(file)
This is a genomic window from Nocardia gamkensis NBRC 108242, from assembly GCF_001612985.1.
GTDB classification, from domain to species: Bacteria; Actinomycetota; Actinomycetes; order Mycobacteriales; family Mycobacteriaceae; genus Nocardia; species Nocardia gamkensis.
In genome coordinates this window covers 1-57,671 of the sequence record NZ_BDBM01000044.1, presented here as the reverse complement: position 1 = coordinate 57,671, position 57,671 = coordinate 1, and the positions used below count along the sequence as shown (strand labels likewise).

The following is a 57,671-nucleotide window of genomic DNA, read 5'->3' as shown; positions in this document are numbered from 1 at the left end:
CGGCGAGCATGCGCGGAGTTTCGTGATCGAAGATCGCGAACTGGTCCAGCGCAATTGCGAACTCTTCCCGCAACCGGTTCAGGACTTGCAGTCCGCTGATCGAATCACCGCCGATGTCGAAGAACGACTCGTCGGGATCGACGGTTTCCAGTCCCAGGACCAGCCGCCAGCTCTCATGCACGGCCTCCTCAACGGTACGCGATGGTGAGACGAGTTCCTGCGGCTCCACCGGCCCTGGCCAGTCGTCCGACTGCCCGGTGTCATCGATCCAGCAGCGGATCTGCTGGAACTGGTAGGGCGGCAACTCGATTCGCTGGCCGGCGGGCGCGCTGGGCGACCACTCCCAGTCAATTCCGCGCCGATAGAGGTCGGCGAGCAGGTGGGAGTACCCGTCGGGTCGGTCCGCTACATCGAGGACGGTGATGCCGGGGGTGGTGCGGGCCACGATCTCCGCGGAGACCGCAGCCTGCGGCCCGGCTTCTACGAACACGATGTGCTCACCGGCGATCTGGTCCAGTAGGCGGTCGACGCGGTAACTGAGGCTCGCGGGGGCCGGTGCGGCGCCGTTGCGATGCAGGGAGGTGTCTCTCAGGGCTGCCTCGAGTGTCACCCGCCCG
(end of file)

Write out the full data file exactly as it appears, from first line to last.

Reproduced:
This is a genomic window from Nocardia gamkensis NBRC 108242, from assembly GCF_001612985.1.
GTDB classification, from domain to species: Bacteria; Actinomycetota; Actinomycetes; order Mycobacteriales; family Mycobacteriaceae; genus Nocardia; species Nocardia gamkensis.
In genome coordinates this window covers 1-57,671 of the sequence record NZ_BDBM01000044.1, presented here as the reverse complement: position 1 = coordinate 57,671, position 57,671 = coordinate 1, and the positions used below count along the sequence as shown (strand labels likewise).

The following is a 57,671-nucleotide window of genomic DNA, read 5'->3' as shown; positions in this document are numbered from 1 at the left end:
CGGCGAGCATGCGCGGAGTTTCGTGATCGAAGATCGCGAACTGGTCCAGCGCAATTGCGAACTCTTCCCGCAACCGGTTCAGGACTTGCAGTCCGCTGATCGAATCACCGCCGATGTCGAAGAACGACTCGTCGGGATCGACGGTTTCCAGTCCCAGGACCAGCCGCCAGCTCTCATGCACGGCCTCCTCAACGGTACGCGATGGTGAGACGAGTTCCTGCGGCTCCACCGGCCCTGGCCAGTCGTCCGACTGCCCGGTGTCATCGATCCAGCAGCGGATCTGCTGGAACTGGTAGGGCGGCAACTCGATTCGCTGGCCGGCGGGCGCGCTGGGCGACCACTCCCAGTCAATTCCGCGCCGATAGAGGTCGGCGAGCAGGTGGGAGTACCCGTCGGGTCGGTCCGCTACATCGAGGACGGTGATGCCGGGGGTGGTGCGGGCCACGATCTCCGCGGAGACCGCAGCCTGCGGCCCGGCTTCTACGAACACGATGTGCTCACCGGCGATCTGGTCCAGTAGGCGGTCGACGCGGTAACTGAGGCTCGCGGGGGCCGGTGCGGCGCCGTTGCGATGCAGGGAGGTGTCTCTCAGGGCTGCCTCGAGTGTCACCCGCCCG